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Mid State Trail - State College: Pennsylvania Furnace Road to Jo Hays Vista

Mark has managed to hike the Mid State Trail from Jo Hays Vista on route PA26 to Blackwell. Towards the south end, he would like to complete the trail down to Water Street, which leaves him with about 20 miles to hike on the Mid State south of Jo Hays Vista. I haven't hiked nearly as much of the Mid State as Mark has (yet) so I told him that I wanted to hike the section from Water Street to Jo Hays with him. So on a nice Thursday afternoon, Mark and I took an afternoon off of work, and along with Shari and Storm, completed 5 of the remaining 20 miles of the Mid State Trail south of Jo Hays Vista.

Trailhead:  N 40° 40.99'
W 77° 58.08'
Total Elevation:  474'
Trail Length:  4.7 miles
Hike Time:  2.5 hours
Hike Type:  Point to Point
Difficulty Rating:  56
Near:  South of Pennsylvania Furnace, accessible from route PA26.


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The Mid State Trail is over 320 miles in length and extends from the Maryland border to the New York border. The southern end of the MST is found on the Mason-Dixon line on route PA326. The northern terminus is located just north of Lawrenceville, PA. The MST is situated on public lands, such as state forests, state game lands and state parks. Closer to the Maryland and New York borders, the Mid State Trail uses private lands by permission.

The trailhead for this hike is located at the top of Tussey Mountain, where the Mid State Trail intersects with the Pennsylvania Furnace Road. The Pennsylvania Furnace Road is a maintained (for the most part) forest road found within Rothrock State Forest. Even though Pennsylvania Furnace Road does extend the entire way from the ridge top to route PA45, the lower section, being on private land and not State Forest land, is not maintained and I do not recommend accessing the trailhead in this fashion. The best way to get to the trailhead is to travel on route PA26 and turn off onto Kepler Road, another maintained forest road. From the intersection of route PA26 and route PA45 in Pine Grove Mills, travel south on PA26 for 1.2 miles. You will then bear right, just past the power line crossing, onto a dirt road. This is Kepler Road. Continue on Kepler Road for approximately 8.5 miles until you get to an intersection of 4 roads. Make a sharp left onto Pennsylvania Furnace Road, and continue up the side of the mountain for 1 mile. Once you crest the mountain, there is ample parking to the left, with the trailhead being on the right side of the road. If you are traveling north on PA26, towards the town of Pine Grove Mills, once you pass Jo Hays Vista at the top of Tussey Mountain, keep your eyes open for Kepler Road on your left, about 0.8 miles from Jo Hays Vista.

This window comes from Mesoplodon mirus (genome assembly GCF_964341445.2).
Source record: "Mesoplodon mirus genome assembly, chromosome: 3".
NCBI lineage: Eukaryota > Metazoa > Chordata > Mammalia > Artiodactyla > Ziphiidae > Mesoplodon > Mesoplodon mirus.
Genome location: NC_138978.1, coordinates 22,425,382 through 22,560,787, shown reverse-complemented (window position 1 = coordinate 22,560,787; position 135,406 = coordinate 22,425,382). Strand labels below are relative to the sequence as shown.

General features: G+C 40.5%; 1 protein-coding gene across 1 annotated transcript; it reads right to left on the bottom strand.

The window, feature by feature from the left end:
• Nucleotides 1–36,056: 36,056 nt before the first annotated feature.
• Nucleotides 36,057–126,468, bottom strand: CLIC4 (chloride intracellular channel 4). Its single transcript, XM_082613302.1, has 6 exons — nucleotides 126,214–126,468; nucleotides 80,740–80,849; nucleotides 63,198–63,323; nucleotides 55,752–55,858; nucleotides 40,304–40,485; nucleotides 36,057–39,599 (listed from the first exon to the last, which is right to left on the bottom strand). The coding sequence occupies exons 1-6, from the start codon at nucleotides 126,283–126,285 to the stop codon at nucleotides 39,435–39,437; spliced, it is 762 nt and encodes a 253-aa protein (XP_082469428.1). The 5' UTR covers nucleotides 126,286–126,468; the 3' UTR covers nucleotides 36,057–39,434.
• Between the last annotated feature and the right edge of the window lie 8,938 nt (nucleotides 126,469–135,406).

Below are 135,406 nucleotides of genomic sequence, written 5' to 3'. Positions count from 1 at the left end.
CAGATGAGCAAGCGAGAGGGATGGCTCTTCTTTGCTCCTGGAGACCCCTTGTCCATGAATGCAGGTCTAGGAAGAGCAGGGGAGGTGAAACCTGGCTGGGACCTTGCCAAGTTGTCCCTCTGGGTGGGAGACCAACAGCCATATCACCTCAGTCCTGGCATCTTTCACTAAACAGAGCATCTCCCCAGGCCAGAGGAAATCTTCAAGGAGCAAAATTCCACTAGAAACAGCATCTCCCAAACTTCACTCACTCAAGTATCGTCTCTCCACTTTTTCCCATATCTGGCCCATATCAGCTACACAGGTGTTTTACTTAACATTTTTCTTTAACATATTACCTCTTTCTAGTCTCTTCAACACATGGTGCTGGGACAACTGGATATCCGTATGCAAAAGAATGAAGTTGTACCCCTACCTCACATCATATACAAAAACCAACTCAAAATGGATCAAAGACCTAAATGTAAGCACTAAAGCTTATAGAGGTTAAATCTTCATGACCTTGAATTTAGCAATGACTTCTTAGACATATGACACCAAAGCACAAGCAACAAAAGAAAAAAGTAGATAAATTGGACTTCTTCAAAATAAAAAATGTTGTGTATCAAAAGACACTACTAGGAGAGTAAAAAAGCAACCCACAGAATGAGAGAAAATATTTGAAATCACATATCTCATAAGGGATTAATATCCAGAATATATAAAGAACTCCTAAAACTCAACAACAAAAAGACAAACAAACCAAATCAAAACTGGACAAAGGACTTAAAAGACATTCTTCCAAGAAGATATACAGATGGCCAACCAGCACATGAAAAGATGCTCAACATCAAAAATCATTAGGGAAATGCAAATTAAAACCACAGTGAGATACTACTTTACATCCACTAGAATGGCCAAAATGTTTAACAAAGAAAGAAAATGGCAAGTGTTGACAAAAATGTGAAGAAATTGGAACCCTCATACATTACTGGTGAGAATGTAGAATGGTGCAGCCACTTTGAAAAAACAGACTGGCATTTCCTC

We first drove to the parking area at Jo Hays Vista and parked Mark's car here. This was to be a point to point hike of almost five miles and this is where we would be concluding the hike. Mark and Storm joined Shari and I in my car and we headed off to the trailhead.

We hadn't had any lunch yet and it was well past 1:00PM, so we picked up a few subs and decided to have a little picnic before we started off on our hike. Just south of the trailhead, right along the Pennsylvania Furnace Road, is a beautiful vista. We sat here on some rocks, eating our lunch, and enjoying the warm sunshine. It was a little cool when the wind blew but we knew once we started hiking we would welcome the occasional breeze to cool us off.

At about 1:45PM we started on our hike. The first part of the hike is actually down and old forest road that has now been blocked with large boulders to prevent vehicles from driving on it. The trail proceeds along this road for a little over a quarter of a mile until it reaches the remains of a fire tower. There were once seven fire towers in Centre county, but most, like this one on top of Tussey Mountain, have been taken down. Because of the easy access, this area is often used for outdoor parties. It looked like there was a party here recently as there was a folding chair and a half bottle of Mickey's beer sitting by a fire ring in the middle of the clearing.

We were a little cool while eating our lunch, with the winds blowing, but we were soon very warm hiking across the ridge tops. The trail was in pretty good shape with only a few deadfalls across the trail. It was a beautiful spring day to be out hiking in the woods.

The majority of vistas along this hike were on the southeast facing side of the mountain. There was one view to the northwest, though it didn't afford much of a few of the valley below. We could see the Allegheny front in the distance but all in all it wasn't a "top notch" vista. Now, on the other hand, the vistas to the southeast were quite nice and allowed you to view all of the valley below and mountains beyond.